THAILAND and INDONESIA, Jan. 6, 2005 -- Thai. Swiss. Sumatran. American.
This is a tragedy that has only one noble purpose -- reminding us that we're not a planet of strangers after all, but just different faces, each with striving, longing, strengths, fragile hope.
As we traveled thousands of miles by helicopter, plane, ship, car and foot, it remained impossible to register that all of our mighty modern engines can do nothing against an earthquake -- the equivalent of a hundred atom bombs in a single heave -- and the wall of water it spawned.
Watch the home videos again: All the portraits of unrelenting force and human disbelief. So many of the people running, yelling to their loved ones, fighting with all of their courage and strength, but they could not make it.
'Oh, My God!'
The ones who did survive simply astonished us:
A 2-year-old tossed onto the top of a tree by his mother.
A woman who floated on a palm tree for days, eating parts of the tree to stay alive.
A young woman who tried to save her mother: "In that situation, there wasn't anything to do," she said. "Ami had the grace that she always does in any situation."
And of course, there also was the father and sister from Salt Lake City who came to a day after day to search photographs of the bodies at a Thailand morgue -- and then, on the eighth day, with us by their side, saw the red halter top in one photo that extinguished hope.
"This is her shirt -- the one that she bought," said Shonti Breisch, 18, of her 15-year-old sister Kali.
"Oh, my God!" said the teens' father, Dr. Stuart Breisch, weeping.
We walked through the makeshift morgue. It was tough, for the smell, and the scope. And we marveled at all the dedication of volunteers there from all over the world, who came to this grim place just to help clean and carry the dead.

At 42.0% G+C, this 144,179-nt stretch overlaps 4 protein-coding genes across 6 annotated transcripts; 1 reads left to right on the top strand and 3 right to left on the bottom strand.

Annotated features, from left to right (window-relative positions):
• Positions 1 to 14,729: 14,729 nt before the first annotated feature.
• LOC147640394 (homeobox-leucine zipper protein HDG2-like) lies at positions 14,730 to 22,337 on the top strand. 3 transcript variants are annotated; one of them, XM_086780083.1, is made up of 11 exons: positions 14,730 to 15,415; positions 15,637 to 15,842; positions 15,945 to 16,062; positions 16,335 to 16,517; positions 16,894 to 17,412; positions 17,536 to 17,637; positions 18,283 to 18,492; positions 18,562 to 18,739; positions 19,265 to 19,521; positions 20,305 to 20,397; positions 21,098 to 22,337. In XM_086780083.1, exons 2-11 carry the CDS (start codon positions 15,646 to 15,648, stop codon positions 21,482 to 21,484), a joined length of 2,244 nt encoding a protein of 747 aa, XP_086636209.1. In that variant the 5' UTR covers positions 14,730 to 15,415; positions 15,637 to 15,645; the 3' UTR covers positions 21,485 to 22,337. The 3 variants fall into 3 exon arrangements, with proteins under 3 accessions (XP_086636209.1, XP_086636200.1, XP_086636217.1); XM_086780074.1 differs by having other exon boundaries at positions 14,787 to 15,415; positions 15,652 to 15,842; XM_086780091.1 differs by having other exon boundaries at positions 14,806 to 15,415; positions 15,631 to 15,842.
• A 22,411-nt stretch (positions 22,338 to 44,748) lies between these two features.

Meanwhile, the monks were working overtime, in shifts, praying as Buddhism teaches, that the 150,000 wandering spirits would find peace.
And there was already light, beyond religion.
There was the tireless American military, working non-stop to deliver the goods for life -- the Air Force flying its cargo planes; the aircraft carriers suffused with the smell of bread, baked for those who are helping.
There were the children excitedly singing about the return to school, and sweeping the mud from their schoolroom.
There was the monk, who tried to give me some of his rations.
And there was so much compassion from all the Americans watching and willing to give what they have.
'Imagine All the People'
"Imagine," the famous John Lennon anthem goes, a world living in peace.
I suppose the message is always -- when you come halfway around the world -- that we're all living on just one planet, now a planet with a vast and terrifying wound.
I don't know how you feel about God and suffering. I don't know how you feel about the logic that tries to reduce anger.
But I do know that even nature's glory and ferocity are no match for the hundreds of thousands of faces, and the sound of all those billions of hearts beating -- faces of hunger, loss, despair, some stunned and broken, some waiting with a steady hand. And so many of them deciding, with the sunrise, it's time to live again.
Postscript: We also would like to extend out deepest thanks to the men and women of the U.S. Air Force, especially the 36th Airlift Squadron of the 374th Airlift Wing, from Yokota Air Base in Japan. They let us tag along on their C-130 Hercules transports, carrying us from Phuket, Thailand, to the heart of the devastation in Banda Aceh, Indonesia, and back to Thailand. These crewmembers fly day and night, delivering everything from Red Cross trucks to high-protein biscuits. Their commander, Col. Rod Gregory, from Columbus, Ohio, summed up their mission in a nutshell: "It does give us an extra sense," he said, "that we're really trying to do something good to help our friends and neighbors."